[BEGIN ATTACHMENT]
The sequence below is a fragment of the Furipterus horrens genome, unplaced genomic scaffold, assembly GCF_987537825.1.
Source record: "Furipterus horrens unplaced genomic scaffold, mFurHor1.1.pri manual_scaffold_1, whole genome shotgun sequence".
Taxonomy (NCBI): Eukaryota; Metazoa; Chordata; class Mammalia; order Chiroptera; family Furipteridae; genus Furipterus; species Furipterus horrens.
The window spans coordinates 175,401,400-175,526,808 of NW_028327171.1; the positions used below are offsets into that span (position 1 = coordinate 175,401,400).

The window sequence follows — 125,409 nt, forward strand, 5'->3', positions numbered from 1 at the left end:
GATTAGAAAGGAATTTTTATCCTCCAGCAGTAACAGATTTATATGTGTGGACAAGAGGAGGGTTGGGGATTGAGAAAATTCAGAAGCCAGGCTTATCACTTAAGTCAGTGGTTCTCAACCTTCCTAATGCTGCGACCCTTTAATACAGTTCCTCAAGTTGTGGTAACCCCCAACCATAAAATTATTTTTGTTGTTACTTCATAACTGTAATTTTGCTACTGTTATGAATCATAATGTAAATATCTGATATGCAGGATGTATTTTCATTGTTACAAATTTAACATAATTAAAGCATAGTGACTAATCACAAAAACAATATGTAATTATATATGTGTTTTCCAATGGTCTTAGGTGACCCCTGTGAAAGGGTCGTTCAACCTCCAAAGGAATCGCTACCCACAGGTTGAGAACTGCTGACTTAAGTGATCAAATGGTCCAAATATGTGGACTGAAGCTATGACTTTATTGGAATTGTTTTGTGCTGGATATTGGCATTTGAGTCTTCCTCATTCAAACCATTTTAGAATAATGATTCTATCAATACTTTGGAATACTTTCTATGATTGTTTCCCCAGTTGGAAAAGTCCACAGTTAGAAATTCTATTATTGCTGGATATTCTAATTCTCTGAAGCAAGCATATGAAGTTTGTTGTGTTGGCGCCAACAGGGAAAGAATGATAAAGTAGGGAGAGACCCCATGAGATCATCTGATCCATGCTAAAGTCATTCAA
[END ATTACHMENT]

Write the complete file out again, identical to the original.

The sequence below is a fragment of the Furipterus horrens genome, unplaced genomic scaffold, assembly GCF_987537825.1.
Source record: "Furipterus horrens unplaced genomic scaffold, mFurHor1.1.pri manual_scaffold_1, whole genome shotgun sequence".
Taxonomy (NCBI): Eukaryota; Metazoa; Chordata; class Mammalia; order Chiroptera; family Furipteridae; genus Furipterus; species Furipterus horrens.
The window spans coordinates 175,401,400-175,526,808 of NW_028327171.1; the positions used below are offsets into that span (position 1 = coordinate 175,401,400).

The window sequence follows — 125,409 nt, forward strand, 5'->3', positions numbered from 1 at the left end:
GATTAGAAAGGAATTTTTATCCTCCAGCAGTAACAGATTTATATGTGTGGACAAGAGGAGGGTTGGGGATTGAGAAAATTCAGAAGCCAGGCTTATCACTTAAGTCAGTGGTTCTCAACCTTCCTAATGCTGCGACCCTTTAATACAGTTCCTCAAGTTGTGGTAACCCCCAACCATAAAATTATTTTTGTTGTTACTTCATAACTGTAATTTTGCTACTGTTATGAATCATAATGTAAATATCTGATATGCAGGATGTATTTTCATTGTTACAAATTTAACATAATTAAAGCATAGTGACTAATCACAAAAACAATATGTAATTATATATGTGTTTTCCAATGGTCTTAGGTGACCCCTGTGAAAGGGTCGTTCAACCTCCAAAGGAATCGCTACCCACAGGTTGAGAACTGCTGACTTAAGTGATCAAATGGTCCAAATATGTGGACTGAAGCTATGACTTTATTGGAATTGTTTTGTGCTGGATATTGGCATTTGAGTCTTCCTCATTCAAACCATTTTAGAATAATGATTCTATCAATACTTTGGAATACTTTCTATGATTGTTTCCCCAGTTGGAAAAGTCCACAGTTAGAAATTCTATTATTGCTGGATATTCTAATTCTCTGAAGCAAGCATATGAAGTTTGTTGTGTTGGCGCCAACAGGGAAAGAATGATAAAGTAGGGAGAGACCCCATGAGATCATCTGATCCATGCTAAAGTCATTCAA